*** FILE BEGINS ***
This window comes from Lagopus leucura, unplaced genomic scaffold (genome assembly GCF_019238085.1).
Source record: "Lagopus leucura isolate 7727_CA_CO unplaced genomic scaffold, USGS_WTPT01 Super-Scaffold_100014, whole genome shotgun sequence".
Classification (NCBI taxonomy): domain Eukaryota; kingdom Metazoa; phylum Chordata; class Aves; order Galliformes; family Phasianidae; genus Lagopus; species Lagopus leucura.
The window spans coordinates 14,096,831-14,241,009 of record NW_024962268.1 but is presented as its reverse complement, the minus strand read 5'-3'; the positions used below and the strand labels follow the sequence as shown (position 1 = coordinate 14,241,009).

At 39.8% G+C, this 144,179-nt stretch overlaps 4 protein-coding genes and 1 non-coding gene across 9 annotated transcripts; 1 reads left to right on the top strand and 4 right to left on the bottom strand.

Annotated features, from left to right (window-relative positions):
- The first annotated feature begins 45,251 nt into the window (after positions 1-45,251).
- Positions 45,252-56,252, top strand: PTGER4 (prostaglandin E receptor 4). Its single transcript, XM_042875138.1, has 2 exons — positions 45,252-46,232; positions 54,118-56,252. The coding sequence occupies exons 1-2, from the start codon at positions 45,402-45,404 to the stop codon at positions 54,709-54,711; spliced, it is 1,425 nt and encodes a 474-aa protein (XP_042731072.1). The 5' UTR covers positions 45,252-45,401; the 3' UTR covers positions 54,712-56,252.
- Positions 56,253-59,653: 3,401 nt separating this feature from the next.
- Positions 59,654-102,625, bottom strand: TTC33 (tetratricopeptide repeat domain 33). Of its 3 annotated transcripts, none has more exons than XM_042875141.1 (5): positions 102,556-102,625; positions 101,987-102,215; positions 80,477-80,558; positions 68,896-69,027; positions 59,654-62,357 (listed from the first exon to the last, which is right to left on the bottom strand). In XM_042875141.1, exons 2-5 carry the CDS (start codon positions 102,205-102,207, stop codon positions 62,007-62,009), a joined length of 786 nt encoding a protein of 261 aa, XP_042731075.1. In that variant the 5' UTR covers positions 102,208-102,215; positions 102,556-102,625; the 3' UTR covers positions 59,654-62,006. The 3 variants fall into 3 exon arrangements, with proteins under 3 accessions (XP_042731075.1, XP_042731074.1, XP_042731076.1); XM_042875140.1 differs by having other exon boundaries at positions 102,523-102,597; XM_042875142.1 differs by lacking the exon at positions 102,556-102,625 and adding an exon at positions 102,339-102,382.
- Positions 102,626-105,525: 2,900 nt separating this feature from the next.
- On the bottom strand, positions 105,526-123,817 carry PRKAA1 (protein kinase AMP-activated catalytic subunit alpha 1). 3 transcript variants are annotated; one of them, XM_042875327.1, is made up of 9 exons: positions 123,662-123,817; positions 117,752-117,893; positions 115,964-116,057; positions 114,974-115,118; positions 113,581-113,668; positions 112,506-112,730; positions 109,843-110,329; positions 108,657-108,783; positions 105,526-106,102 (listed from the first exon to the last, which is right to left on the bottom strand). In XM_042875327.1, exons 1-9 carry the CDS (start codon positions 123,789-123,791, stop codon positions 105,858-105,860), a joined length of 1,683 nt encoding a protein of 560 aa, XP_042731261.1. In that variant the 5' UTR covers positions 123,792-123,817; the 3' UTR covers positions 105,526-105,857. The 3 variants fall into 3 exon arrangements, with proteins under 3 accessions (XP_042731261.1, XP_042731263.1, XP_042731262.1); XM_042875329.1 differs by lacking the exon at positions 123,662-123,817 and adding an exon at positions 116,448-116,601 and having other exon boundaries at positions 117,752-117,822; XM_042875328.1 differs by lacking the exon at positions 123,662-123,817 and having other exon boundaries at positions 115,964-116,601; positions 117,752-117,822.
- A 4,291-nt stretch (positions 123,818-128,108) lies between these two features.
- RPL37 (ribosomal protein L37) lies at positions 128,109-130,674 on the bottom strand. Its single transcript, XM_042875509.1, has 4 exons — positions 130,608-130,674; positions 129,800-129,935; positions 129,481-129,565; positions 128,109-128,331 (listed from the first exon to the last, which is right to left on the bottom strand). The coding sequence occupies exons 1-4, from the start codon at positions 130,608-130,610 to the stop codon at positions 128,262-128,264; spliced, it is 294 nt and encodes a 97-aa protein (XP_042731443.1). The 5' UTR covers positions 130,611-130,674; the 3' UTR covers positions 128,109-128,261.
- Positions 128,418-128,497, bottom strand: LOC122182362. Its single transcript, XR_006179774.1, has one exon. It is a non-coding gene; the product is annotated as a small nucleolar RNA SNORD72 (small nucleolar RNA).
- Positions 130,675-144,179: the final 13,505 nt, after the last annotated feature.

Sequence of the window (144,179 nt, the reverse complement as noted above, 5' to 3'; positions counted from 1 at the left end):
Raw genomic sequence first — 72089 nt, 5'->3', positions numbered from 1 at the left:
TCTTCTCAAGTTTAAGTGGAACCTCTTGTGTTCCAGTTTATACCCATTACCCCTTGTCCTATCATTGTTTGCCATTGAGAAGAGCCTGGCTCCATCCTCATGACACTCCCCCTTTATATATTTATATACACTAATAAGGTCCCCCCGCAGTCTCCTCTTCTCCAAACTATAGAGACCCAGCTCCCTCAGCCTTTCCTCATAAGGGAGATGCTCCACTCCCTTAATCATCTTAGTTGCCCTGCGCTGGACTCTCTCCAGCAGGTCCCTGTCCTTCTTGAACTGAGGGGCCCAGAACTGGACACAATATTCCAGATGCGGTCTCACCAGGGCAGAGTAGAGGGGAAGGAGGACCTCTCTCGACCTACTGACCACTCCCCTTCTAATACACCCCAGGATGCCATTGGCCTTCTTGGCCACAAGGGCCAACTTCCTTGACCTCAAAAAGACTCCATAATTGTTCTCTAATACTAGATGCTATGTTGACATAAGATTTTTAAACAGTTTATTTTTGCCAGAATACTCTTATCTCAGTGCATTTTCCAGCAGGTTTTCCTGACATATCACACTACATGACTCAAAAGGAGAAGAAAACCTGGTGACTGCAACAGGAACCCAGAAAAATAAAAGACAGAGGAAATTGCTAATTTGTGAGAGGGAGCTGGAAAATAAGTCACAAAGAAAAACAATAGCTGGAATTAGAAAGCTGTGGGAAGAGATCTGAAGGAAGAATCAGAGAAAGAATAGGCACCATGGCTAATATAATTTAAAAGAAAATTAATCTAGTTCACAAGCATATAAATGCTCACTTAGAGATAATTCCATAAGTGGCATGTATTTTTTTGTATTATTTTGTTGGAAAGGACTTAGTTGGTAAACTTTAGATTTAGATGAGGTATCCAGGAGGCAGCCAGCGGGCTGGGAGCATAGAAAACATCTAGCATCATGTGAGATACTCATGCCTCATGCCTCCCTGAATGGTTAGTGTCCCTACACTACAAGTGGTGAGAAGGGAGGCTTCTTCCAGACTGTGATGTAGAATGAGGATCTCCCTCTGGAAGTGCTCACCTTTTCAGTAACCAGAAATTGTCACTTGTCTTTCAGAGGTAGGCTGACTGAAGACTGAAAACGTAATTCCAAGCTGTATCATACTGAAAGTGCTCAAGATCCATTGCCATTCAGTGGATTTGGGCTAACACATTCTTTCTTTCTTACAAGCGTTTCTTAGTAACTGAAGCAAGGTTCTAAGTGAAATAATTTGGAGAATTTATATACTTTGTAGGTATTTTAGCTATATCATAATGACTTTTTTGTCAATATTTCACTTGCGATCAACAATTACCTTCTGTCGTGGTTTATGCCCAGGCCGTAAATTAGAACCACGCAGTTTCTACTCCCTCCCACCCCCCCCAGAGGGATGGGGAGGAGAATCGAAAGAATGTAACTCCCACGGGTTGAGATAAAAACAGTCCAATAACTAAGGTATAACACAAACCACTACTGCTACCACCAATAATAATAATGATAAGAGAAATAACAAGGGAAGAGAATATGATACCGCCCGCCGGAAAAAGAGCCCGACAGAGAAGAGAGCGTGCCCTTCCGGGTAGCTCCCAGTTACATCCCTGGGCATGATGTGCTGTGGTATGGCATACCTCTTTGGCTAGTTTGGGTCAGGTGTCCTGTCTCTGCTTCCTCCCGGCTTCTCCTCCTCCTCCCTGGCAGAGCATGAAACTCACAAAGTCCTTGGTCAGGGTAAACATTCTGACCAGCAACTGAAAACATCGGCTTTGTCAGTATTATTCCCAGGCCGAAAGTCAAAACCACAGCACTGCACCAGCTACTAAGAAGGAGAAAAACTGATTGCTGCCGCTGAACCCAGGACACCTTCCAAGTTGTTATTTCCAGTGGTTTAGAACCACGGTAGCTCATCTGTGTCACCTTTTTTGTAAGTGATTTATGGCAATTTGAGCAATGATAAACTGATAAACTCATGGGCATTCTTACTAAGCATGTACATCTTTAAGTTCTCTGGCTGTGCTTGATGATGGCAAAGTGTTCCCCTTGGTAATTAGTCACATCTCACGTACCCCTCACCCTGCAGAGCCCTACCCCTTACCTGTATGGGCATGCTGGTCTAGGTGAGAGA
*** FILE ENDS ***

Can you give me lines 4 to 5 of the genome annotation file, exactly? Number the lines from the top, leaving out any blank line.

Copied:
The window spans coordinates 14,096,831-14,241,009 of record NW_024962268.1 but is presented as its reverse complement, the minus strand read 5'-3'; the positions used below and the strand labels follow the sequence as shown (position 1 = coordinate 14,241,009).

At 39.8% G+C, this 144,179-nt stretch overlaps 4 protein-coding genes and 1 non-coding gene across 9 annotated transcripts; 1 reads left to right on the top strand and 4 right to left on the bottom strand.